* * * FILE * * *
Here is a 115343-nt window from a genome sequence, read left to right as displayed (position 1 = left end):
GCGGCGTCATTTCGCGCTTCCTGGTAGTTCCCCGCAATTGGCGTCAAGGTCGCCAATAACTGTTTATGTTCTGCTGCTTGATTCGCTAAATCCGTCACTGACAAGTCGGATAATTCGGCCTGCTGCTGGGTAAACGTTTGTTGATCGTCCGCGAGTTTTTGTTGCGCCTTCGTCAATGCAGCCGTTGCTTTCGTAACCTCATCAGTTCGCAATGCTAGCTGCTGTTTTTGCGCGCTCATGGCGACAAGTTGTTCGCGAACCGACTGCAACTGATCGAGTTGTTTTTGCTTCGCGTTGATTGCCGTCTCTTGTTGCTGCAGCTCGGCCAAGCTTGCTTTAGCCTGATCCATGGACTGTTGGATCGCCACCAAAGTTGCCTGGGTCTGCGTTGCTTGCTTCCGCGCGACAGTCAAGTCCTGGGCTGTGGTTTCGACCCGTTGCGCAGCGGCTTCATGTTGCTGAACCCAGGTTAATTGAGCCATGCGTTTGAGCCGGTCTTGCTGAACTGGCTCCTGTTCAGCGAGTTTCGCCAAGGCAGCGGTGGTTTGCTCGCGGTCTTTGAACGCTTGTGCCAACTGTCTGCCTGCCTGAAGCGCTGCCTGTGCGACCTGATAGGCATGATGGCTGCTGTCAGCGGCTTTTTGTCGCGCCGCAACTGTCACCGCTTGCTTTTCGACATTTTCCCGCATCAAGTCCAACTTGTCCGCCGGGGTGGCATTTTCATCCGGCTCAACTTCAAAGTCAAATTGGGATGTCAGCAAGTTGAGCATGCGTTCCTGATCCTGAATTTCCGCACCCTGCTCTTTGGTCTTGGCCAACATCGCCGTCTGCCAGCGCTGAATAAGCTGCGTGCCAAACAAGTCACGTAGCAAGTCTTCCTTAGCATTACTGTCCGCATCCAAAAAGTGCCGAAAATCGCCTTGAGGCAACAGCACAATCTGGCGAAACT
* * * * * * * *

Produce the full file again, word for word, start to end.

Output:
Here is a 115343-nt window from a genome sequence, read left to right as displayed (position 1 = left end):
GCGGCGTCATTTCGCGCTTCCTGGTAGTTCCCCGCAATTGGCGTCAAGGTCGCCAATAACTGTTTATGTTCTGCTGCTTGATTCGCTAAATCCGTCACTGACAAGTCGGATAATTCGGCCTGCTGCTGGGTAAACGTTTGTTGATCGTCCGCGAGTTTTTGTTGCGCCTTCGTCAATGCAGCCGTTGCTTTCGTAACCTCATCAGTTCGCAATGCTAGCTGCTGTTTTTGCGCGCTCATGGCGACAAGTTGTTCGCGAACCGACTGCAACTGATCGAGTTGTTTTTGCTTCGCGTTGATTGCCGTCTCTTGTTGCTGCAGCTCGGCCAAGCTTGCTTTAGCCTGATCCATGGACTGTTGGATCGCCACCAAAGTTGCCTGGGTCTGCGTTGCTTGCTTCCGCGCGACAGTCAAGTCCTGGGCTGTGGTTTCGACCCGTTGCGCAGCGGCTTCATGTTGCTGAACCCAGGTTAATTGAGCCATGCGTTTGAGCCGGTCTTGCTGAACTGGCTCCTGTTCAGCGAGTTTCGCCAAGGCAGCGGTGGTTTGCTCGCGGTCTTTGAACGCTTGTGCCAACTGTCTGCCTGCCTGAAGCGCTGCCTGTGCGACCTGATAGGCATGATGGCTGCTGTCAGCGGCTTTTTGTCGCGCCGCAACTGTCACCGCTTGCTTTTCGACATTTTCCCGCATCAAGTCCAACTTGTCCGCCGGGGTGGCATTTTCATCCGGCTCAACTTCAAAGTCAAATTGGGATGTCAGCAAGTTGAGCATGCGTTCCTGATCCTGAATTTCCGCACCCTGCTCTTTGGTCTTGGCCAACATCGCCGTCTGCCAGCGCTGAATAAGCTGCGTGCCAAACAAGTCACGTAGCAAGTCTTCCTTAGCATTACTGTCCGCATCCAAAAAGTGCCGAAAATCGCCTTGAGGCAACAGCACAATCTGGCGAAACT